Denise Alexander as Violet Sharpe is a scenery-bingeing delight. In her defense, Sharpe seems likely to have been a drama queen IRL and offed herself by drinking silver polish, so a demure portrayal is not indicated, but Alexander is going to do ALL the acting, OR ELSE.
"What about Hopkins?" Honestly? He doesn't get a whole lot to do for most of the film's two-and-a-half-hour running time except glare dully at various prosecution witnesses. He does nail Hauptmann's body language, I think, based on photographs I've seen.
TLKC does a great job with not just the facts of the case, but the crime-of-the-century sense of the time: that the Lindberghs eventually had to move to England to get away from the crush of press that never relented, and death threats against their second son, Jon; that souvenir salespeople and -seekers had no sense of propriety or occasion; that Jafsie had his own self-aggrandizing agenda that he cloaked in mawkish patriotism. Again, maybe a bit of a chore in the first half if you already know the case, but a meticulous and entertaining sit for everyone else and a nifty casting Venn of nearing-retirement Hitchcock/Welles stable talent and upcoming talent like Hopkins and O'Keefe.
NBC should drop it on Hulu as part of a before-they-were-huge campaign, perhaps in December when there isn't much new TV on...or coordinate with YouTube and some of their other content partners on a Lindbergh-case channel.
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I posted this list to Patreon a couple months ago after a listener wondered…well, you’ll see. This is already not exactly accurate? But that’s how it goes with list-making, not that that’s going to prevent me from dropping a Best 19 Of ’19 ep tomorrow! — SDB
A couple of weeks ago, Lynn heard me say that Unbelievable probably made the top five shows I'd ever covered on the podcast, and wondered what else made the top five. I both looked forward to making the list and kind of dreaded it, and sure enough, when I sat down to do it, I was happy to revisit some old episodes and remember that there's a lot of good material in the genre (and more every day)...but getting the list from 24 to 14 to seven to just four more? Uch.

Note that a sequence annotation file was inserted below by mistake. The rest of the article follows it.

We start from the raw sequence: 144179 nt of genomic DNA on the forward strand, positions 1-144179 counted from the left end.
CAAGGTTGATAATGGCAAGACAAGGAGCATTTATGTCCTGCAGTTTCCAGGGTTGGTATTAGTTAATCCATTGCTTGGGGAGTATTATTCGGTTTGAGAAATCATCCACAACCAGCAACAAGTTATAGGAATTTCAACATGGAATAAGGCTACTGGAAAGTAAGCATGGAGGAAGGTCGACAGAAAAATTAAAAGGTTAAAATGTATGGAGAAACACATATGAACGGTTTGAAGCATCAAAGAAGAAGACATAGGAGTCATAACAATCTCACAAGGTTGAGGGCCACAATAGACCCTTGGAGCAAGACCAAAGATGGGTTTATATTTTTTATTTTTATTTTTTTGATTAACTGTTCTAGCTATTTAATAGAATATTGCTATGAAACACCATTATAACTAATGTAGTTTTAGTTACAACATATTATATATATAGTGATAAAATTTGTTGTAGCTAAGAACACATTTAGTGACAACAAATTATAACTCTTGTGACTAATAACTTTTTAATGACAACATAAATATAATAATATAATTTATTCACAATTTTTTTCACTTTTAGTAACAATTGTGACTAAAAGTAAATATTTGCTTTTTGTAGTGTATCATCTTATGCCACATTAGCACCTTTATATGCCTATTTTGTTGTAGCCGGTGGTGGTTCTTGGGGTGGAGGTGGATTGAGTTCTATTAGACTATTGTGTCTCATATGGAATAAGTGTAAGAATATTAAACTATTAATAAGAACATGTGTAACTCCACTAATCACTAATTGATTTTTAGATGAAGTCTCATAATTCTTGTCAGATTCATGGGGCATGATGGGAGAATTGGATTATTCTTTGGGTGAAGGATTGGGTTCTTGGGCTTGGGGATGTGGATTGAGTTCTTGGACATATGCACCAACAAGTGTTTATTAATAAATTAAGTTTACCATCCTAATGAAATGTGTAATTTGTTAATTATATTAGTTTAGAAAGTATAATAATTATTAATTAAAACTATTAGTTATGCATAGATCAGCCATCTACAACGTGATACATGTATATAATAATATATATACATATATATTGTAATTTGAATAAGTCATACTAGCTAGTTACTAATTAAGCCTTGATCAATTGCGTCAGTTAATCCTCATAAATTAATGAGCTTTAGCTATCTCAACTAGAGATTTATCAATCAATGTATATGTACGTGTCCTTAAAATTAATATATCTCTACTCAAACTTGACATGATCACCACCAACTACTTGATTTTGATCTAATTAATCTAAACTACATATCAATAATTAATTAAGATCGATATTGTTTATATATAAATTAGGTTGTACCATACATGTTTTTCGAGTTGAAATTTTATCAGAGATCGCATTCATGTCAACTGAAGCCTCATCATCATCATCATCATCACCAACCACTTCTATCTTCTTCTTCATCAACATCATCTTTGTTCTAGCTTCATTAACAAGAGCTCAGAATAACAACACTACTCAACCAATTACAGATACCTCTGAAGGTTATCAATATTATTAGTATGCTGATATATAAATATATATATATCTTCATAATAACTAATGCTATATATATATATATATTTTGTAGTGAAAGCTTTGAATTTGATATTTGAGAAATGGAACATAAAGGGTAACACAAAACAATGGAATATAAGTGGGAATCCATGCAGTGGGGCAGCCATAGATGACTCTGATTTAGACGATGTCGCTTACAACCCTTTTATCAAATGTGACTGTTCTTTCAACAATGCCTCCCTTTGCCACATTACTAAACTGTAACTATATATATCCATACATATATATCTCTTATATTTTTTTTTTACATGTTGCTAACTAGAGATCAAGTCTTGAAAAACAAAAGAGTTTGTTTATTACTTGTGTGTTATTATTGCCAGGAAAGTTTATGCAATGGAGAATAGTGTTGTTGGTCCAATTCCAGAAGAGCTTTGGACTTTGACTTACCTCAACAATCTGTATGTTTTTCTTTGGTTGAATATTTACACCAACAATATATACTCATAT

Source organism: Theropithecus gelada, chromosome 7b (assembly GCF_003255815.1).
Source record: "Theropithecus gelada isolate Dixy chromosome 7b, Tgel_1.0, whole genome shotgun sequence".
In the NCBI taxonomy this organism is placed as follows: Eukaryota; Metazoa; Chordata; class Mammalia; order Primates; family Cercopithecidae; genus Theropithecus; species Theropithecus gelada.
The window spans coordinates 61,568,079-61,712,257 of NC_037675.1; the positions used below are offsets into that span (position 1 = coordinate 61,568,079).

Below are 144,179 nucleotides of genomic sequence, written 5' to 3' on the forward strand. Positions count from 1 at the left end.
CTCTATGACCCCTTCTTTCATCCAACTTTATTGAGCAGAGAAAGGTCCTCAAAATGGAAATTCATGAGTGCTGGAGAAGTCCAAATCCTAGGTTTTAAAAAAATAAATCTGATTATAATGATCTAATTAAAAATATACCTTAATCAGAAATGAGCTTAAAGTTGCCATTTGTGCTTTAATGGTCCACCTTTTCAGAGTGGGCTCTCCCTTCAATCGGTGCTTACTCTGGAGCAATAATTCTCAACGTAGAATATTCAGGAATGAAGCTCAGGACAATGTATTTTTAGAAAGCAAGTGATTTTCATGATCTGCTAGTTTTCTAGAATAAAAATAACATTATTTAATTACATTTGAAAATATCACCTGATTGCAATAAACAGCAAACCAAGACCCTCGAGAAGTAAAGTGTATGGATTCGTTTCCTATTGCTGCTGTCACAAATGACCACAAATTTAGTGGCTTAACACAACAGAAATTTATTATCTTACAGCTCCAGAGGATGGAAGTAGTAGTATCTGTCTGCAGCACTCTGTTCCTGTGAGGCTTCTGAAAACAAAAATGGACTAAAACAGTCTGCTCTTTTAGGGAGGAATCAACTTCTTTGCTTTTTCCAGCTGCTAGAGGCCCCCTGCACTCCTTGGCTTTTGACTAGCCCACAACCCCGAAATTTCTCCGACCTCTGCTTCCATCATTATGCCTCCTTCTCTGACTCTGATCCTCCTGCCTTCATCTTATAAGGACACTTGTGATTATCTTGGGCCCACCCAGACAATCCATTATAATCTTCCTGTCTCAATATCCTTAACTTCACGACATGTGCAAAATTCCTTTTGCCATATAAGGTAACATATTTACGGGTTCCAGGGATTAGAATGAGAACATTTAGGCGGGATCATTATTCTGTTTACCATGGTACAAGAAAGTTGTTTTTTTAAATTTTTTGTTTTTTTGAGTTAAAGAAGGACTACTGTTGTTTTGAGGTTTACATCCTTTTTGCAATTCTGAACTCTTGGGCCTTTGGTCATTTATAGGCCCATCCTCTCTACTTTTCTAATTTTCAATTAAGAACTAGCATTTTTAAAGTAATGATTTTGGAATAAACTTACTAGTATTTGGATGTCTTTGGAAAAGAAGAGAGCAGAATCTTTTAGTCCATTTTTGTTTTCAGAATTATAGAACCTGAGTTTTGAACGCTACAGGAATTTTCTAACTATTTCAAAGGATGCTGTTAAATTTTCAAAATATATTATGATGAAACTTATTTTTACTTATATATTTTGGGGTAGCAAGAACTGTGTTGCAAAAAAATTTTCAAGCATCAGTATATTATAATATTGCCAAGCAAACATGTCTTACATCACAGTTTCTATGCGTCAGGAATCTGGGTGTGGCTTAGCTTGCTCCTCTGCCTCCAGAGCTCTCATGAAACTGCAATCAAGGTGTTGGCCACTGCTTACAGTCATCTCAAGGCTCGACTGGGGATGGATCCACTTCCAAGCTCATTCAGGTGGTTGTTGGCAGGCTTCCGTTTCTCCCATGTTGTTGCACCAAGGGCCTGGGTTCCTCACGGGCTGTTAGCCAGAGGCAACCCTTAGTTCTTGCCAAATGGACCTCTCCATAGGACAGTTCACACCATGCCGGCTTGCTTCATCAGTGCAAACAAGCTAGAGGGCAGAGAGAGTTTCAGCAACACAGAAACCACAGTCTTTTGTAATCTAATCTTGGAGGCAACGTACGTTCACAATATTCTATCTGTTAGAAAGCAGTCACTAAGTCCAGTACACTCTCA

I will hate this list and want to change it seconds after I hit "publish," but that's the nature of these things. In chronological order, top five to date, not just shows but anything:
* 040 American Crime Story: The Assassination of Gianni Versace
* 089 The Inventor
* 099 When They See Us
* 108 Down City
* 113 Unbelievable
If the "shows"/series criterion is strict, The Inventor and Down City are out, and American Vandal S1 and Surviving R Kelly come in.
It was surprising to me that few podcasts were in serious contention; that Erin Lee Carr, whose work I adore, didn't make the final cut; and just how many properties I've talked about that concerned sexual assault/predators.
Feel free to what-about the hell out of this. Lord knows I'm going to do it to myself. All these eps and more right here!
Blessings of the new year to you all, and thanks for making Best Evidence such a great community. Thursday on Best Evidence: DO you want your MTV?, plus more archival material.